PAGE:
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Ponder Avenue house fire left a total loss, owner says

With the house his grandfather built a total loss, homeowner James Ward says he needs "all the help I can get."

Blackened trees stand above the charred remains of James Ward's house at 1013 Ponder Ave.
Blackened trees stand above the charred remains of James Ward's house at 1013 Ponder Ave.
Photo by Andrew Warfield
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The owner of a Sarasota County home destroyed by a three-alarm fire on Monday lost everything, and the 77-year-old Vietnam veteran said he can use any help offered. 

On Tuesday, James Ward stood outside the charred remains of the home at 1013 Ponder Ave. — located in a two-block stretch between Palmer Boulevard and Bahia Vista Street — which he said his grandfather built in 1950. 

He talked about the total loss, which he said included collections of valuable books, antique swords, several vintage cars and even inert artillery shells, the latter which brought personnel from MacDill Air Force Base to investigate.

To say he had a lot of stuff would be an understatement, but he said there is a reason for it.

“I’ve got people calling me a hoarder,” Ward said. “I’m not a hoarder. I pick up scrap metal to get a couple extra bucks. I pick up clothes and shoes and household items to distribute to needy families. I've been doing that for almost 40 years, helping people out in the community.”

James Ward stands outside his destroyed home at 1013 Ponder Ave.
Photo by Andrew Warfield

Ward’s collection had been a source of conflict with Sarasota County for several years, he said. The county cited him for violations in 2016, cleared the property in 2017 and cited him in 2023 for improper outdoor storage of items. Improper, Ward said, because the county has previously torn down his garage.

Ward was not at home when the fire started. Crews were able to contain nearly all of the damage to the tree-covered lot at the corner of Ponder Avenue and Alta Vista Street. Across Alta Vista, the tiny Iglesia Menonita Seguidores de Cristo church emerged unscathed. Melted vinyl soffits were the only damage visible on one adjacent house.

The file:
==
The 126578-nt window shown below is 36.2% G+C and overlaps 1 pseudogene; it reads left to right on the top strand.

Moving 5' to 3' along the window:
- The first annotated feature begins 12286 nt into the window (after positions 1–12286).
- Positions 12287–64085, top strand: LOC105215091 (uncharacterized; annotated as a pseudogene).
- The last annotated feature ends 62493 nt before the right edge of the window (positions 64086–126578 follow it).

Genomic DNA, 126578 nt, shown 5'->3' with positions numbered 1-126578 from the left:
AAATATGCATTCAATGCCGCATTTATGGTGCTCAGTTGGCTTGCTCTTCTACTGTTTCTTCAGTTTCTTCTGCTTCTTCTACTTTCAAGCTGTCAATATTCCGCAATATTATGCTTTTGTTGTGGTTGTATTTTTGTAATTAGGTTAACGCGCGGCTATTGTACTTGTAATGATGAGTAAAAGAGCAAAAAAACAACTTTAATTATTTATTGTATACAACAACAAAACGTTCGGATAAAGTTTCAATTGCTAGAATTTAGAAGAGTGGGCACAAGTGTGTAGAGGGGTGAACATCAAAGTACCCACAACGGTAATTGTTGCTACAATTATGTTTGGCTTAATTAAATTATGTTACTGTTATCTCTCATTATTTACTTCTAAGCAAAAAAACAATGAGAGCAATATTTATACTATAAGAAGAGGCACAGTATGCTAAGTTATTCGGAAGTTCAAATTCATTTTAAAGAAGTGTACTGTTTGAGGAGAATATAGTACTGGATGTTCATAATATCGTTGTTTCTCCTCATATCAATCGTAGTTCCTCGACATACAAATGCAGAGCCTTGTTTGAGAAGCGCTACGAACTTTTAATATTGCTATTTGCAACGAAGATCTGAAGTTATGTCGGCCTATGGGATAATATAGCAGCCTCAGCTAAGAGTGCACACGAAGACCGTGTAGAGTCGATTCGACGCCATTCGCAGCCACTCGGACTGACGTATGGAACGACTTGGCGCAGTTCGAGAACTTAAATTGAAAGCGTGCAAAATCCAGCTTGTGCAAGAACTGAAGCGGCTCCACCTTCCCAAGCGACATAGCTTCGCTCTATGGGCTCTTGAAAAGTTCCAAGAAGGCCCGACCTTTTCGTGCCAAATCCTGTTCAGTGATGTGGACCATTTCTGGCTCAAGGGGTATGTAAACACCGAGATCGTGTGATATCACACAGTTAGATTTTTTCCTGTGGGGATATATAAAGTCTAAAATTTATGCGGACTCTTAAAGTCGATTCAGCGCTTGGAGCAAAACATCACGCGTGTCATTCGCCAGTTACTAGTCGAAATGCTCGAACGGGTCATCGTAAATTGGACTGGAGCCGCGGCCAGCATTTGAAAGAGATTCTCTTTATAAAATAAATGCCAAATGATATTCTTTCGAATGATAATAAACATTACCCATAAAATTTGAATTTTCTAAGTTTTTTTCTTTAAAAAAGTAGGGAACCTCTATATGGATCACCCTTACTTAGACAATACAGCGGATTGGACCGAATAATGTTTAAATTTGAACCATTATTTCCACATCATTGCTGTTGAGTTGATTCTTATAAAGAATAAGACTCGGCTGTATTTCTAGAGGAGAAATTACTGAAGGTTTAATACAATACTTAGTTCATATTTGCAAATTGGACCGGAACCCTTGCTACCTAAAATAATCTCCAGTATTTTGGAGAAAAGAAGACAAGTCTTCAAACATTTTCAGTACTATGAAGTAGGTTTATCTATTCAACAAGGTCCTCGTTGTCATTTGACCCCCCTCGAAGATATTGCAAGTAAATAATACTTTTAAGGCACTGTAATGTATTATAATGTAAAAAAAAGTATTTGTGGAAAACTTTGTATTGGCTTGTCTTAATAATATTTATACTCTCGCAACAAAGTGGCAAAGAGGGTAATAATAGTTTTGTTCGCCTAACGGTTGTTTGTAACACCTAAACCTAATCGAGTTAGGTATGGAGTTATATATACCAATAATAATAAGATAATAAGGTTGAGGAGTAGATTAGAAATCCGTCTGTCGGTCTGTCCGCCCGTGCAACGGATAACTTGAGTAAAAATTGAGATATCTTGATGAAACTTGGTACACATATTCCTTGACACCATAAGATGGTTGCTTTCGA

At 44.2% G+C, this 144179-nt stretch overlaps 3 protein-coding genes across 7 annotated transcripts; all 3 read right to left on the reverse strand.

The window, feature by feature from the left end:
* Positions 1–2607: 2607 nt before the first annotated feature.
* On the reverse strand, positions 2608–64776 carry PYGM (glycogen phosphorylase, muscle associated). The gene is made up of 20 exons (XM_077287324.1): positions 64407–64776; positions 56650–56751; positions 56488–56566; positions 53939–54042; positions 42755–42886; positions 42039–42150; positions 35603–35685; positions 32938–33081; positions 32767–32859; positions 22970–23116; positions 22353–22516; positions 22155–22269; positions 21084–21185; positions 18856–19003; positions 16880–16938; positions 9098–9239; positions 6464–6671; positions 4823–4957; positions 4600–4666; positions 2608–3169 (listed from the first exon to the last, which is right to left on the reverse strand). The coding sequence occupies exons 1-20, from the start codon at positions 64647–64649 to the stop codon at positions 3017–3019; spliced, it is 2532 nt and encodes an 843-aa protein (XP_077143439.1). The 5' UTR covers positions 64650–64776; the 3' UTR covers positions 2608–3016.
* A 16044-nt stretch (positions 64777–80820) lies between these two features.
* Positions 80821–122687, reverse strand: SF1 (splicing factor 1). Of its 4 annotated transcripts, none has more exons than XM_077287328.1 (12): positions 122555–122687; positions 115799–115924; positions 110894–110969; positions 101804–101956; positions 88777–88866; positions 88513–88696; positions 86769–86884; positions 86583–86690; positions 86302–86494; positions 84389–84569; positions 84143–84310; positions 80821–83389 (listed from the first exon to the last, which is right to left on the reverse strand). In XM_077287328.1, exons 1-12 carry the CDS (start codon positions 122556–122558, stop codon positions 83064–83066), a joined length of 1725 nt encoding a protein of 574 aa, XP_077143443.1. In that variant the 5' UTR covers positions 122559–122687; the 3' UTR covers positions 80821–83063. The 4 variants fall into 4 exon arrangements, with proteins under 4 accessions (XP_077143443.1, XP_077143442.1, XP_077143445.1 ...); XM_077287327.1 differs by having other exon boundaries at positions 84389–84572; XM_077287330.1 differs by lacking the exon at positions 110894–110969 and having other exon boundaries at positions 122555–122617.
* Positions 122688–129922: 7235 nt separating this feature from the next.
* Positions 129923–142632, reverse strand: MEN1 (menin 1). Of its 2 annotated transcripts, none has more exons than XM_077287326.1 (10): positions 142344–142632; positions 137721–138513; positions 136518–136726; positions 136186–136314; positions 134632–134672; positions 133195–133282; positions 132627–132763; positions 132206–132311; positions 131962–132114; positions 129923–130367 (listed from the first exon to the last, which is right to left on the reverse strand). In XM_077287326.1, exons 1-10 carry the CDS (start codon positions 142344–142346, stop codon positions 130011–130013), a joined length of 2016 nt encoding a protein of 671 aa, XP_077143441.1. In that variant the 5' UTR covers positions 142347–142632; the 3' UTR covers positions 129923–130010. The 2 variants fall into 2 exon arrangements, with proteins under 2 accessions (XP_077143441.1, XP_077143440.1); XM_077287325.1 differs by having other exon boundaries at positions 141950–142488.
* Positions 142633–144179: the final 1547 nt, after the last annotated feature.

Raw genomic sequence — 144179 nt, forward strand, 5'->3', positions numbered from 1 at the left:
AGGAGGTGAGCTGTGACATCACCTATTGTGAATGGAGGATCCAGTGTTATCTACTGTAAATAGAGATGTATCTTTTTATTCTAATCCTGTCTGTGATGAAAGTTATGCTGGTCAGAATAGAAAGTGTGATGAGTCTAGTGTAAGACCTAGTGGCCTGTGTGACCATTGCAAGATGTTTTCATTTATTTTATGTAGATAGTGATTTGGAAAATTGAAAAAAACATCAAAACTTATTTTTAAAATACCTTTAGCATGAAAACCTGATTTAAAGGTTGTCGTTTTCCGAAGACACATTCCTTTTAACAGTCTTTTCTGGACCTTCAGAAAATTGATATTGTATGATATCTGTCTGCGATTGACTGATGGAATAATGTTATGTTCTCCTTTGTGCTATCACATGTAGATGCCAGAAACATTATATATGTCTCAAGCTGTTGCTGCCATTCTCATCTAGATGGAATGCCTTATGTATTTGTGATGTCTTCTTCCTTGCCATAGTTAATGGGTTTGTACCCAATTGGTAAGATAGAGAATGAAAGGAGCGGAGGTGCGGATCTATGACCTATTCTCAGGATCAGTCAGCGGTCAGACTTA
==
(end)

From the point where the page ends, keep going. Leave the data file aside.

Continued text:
As investigators sifted through the smoldering debris beneath blackened trees behind him, Ward took the opportunity to air his grievances with the county.

“When I got out of the military, I had trouble with the county. I had a friend who used to work for the county, and he told me that they had two guys down here who had a vengeance to get me,” Ward said. “They’d come around every week and spy on me like I'm some kind of a druggie, a criminal. They’d climb my fence and take pictures inside.”

Firefighters drag more hoses toward the house to contain a fire that broke out shortly before noon Feb. 12.
Photo by Lesley Dwyer

Ward said he isn’t certain about how the fire started but said neighbors told him they saw it start in a ditch along the edge of the lot. The investigation has been turned over to the State Fire Marshal’s Office. Regardless of the cause, Ward is left to figure out how to go on. 

“I don't know. I'm going to clean the lot off and put a tent in there until I get some money,” he said. “I'm broke. I live on about $1,000 a month with a little bit of VA pay and my Social Security plus what I can scrounge up on the side. I've been doing that for quite a few years.

"I need all the help I can get."



Andrew Warfield

Andrew Warfield is the Sarasota Observer city reporter. He is a four-decade veteran of print media. A Florida native, he has spent most of his career in the Carolinas as a writer and editor, nearly a decade as co-founder and editor of a community newspaper in Mecklenburg County, North Carolina.

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